Watch brands subject their watches to pressure tests either in air or in water (depending on the level of pressure and whether they are dive watches or not). For the latter, they test for rapid changes in pressure, as well as changes in temperature, and check that, within a set time after leaving the water, no condensation forms on the inside of the sapphire crystal.

We outline what you can and can’t do with a watch at each depth rating below. The important point to note is that below 100m, the depth ratings aren’t really depth ratings at all. They’re expressed that way because there is no handy, agreed term for describing the water-resistance of watches that aren’t explicitly designed to go in the water. Which brings us back to dive watches.

03. What exactly is a dive watch?

If you want to call something such as the Rolex Submariner, Omega Seamaster or IWC SCHAFFHAUSEN Aquatimer a dive watch, it has to meet the requirements of an internationally agreed standard (ISO 6425). Introduced in 1996, it dictates a minimum of 100m water-resistance for scuba worthiness plus the ability to time dives with a uni-directional rotating bezel ring, luminous legibility in the murky depths from a distance of 25cm and even end-of-life indication in case the watch is battery powered.

Dive watches are tested to their stated water-resistance plus 25 per cent to be certain their performance will live up to the manufacturer’s claims. So a 300m watch has been subjected to 375m (or, more accurately, 3.75ATM of pressure) in testing. In direct contrast to watches marked 10m, 30m or 50m, a dive watch marked with 100m of water-resistance or more is absolutely capable of being submerged in the stated depth of water. This, we agree, does not help with the confusion and is what leads a lot of people to assume that a 100m watch is perhaps only just good enough for swimming. Where there is a slight grey area is the existence of 100m-rated watches that are not explicitly dive watches, ie, they haven’t met the ISO standard (usually for other reasons, such as they lack the rotating bezel). These would be fine for swimming, snorkelling, etc, and would almost certainly survive a scuba dive, but for other reasons, they may not be watches you would want to take diving. Plenty of chronographs, for example, carry 100m water-resistant labelling, but don’t have screw-down pushers. You don’t really want to swim with a leather strap, either.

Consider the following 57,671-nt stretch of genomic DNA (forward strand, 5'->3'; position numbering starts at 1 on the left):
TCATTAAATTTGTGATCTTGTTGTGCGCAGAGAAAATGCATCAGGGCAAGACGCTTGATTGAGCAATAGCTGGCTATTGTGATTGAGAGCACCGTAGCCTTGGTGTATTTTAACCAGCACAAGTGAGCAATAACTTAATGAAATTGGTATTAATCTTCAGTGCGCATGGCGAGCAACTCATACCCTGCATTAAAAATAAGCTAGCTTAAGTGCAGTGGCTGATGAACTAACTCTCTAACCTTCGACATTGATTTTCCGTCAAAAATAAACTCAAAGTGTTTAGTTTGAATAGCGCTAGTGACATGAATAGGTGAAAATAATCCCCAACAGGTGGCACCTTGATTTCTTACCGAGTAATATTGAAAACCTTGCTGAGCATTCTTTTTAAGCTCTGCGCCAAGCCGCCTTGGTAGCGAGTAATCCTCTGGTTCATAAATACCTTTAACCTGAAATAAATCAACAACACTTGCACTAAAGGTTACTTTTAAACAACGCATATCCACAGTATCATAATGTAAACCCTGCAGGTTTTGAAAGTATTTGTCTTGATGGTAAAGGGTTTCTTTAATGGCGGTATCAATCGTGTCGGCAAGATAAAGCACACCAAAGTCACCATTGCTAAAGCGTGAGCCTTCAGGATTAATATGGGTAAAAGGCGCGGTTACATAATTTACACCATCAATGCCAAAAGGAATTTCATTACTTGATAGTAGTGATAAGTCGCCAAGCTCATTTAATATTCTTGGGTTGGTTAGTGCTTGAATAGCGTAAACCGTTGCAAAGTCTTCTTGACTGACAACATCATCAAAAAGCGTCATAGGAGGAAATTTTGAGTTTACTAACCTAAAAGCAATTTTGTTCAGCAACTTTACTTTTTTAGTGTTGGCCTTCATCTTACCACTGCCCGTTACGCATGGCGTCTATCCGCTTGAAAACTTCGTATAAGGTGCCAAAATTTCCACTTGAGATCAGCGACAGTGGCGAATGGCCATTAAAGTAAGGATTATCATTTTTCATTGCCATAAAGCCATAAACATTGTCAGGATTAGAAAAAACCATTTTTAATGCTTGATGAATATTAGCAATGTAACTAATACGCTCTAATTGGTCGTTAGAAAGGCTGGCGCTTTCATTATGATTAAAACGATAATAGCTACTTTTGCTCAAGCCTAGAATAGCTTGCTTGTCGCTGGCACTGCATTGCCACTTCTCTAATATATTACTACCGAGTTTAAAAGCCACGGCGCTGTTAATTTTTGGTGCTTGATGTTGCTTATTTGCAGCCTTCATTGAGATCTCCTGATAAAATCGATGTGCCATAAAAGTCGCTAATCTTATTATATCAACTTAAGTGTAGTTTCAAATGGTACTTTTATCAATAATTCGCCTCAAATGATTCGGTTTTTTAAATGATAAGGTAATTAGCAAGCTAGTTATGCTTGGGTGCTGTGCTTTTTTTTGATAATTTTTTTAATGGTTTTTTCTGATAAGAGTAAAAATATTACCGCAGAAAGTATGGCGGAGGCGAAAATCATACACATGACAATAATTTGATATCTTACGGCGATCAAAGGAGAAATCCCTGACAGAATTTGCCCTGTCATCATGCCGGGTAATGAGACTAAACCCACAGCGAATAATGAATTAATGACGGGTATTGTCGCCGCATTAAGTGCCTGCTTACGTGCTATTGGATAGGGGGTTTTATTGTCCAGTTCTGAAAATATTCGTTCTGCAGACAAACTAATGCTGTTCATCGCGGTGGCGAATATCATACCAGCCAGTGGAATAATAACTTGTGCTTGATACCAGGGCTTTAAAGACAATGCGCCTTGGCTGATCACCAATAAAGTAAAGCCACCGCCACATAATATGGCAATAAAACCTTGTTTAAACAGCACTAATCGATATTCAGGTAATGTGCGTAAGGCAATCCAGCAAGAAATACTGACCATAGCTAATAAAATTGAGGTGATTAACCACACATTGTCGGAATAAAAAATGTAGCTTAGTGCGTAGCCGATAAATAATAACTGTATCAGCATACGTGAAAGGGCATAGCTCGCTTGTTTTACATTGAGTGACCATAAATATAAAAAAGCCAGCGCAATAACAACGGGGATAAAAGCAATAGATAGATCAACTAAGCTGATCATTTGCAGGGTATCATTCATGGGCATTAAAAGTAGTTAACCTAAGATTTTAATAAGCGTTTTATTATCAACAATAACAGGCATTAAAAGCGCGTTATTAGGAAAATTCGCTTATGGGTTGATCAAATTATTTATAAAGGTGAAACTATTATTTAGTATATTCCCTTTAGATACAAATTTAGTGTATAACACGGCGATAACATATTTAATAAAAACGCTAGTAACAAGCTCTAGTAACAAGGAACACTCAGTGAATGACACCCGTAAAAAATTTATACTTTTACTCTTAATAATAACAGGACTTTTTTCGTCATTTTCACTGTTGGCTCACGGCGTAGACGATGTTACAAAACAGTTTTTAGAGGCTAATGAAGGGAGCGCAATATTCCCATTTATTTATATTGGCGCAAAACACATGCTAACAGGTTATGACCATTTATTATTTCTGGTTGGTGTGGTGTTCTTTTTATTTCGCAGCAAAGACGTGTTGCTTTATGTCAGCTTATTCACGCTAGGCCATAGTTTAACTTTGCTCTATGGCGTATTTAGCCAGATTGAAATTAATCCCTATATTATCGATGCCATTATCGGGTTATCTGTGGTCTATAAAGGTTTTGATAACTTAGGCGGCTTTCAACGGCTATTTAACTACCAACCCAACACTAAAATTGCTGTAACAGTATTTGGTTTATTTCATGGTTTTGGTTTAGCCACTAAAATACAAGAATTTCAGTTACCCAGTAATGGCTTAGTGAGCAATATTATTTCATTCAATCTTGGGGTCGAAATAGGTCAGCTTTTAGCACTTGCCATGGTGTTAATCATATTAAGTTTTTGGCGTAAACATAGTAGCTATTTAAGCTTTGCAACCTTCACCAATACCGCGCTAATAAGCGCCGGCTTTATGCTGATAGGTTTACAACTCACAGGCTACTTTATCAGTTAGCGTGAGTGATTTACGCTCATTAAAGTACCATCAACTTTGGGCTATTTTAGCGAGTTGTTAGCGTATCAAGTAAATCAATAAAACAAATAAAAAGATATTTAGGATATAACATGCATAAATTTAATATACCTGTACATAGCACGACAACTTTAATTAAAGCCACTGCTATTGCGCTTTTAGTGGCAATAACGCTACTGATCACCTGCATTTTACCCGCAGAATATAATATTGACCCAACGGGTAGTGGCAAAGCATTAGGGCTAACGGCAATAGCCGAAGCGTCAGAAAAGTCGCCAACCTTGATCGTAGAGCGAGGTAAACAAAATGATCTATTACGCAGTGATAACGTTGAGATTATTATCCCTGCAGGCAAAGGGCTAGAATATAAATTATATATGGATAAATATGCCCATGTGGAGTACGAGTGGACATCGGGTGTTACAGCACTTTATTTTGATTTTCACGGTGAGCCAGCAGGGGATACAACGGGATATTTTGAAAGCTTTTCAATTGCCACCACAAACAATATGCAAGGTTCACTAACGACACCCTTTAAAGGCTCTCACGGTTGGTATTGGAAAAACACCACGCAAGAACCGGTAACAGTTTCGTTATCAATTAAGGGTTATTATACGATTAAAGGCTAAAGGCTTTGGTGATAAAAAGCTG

04. What are the typical depth ratings and what do they mean?

05. What’s the deal with helium?

Ah, yes. Another can of worms. Helium-release valves only really concern elite saturation divers. During weeks of continuously shuttling between the extreme depths of, say, an oil rig construction site and similarly pressurised living quarters with a helium-rich ambient gas mix (avoiding a drawn-out daily depressurisation process), the tiny helium atoms leak through even the tightest of seals on their watches. Once the job’s completed and the divers commence depressurisation, the helium inside their watches can’t escape fast enough, which sometimes leads to the dial’s crystal dome popping out violently.

Rolex’s simple, now widely adopted solution was invented in the 1960s at the behest of French outfit COMEX: an inside-to-out valve, generally embedded at the 10 o’clock position of the case ring, which lets any accumulated helium gas escape. So, unless you’re a commercial diver spending days or weeks underwater, you don’t need a helium-escape valve.

06. What about dynamic water pressure?

This is the idea that because watches are tested in controlled environments, without moving around, they are subject only to static pressure and, so the argument goes, they are not as water-resistant as they say they are when taken out into the real world where the water moves around – dynamic pressure. This is, we have to insist in the strongest terms, not a real argument.

Watches rated to less than 50m/5ATM may well be more susceptible to water ingress if vigorously sloshed around in the water, but it is a moot point because these watches shouldn’t be immersed in water at all.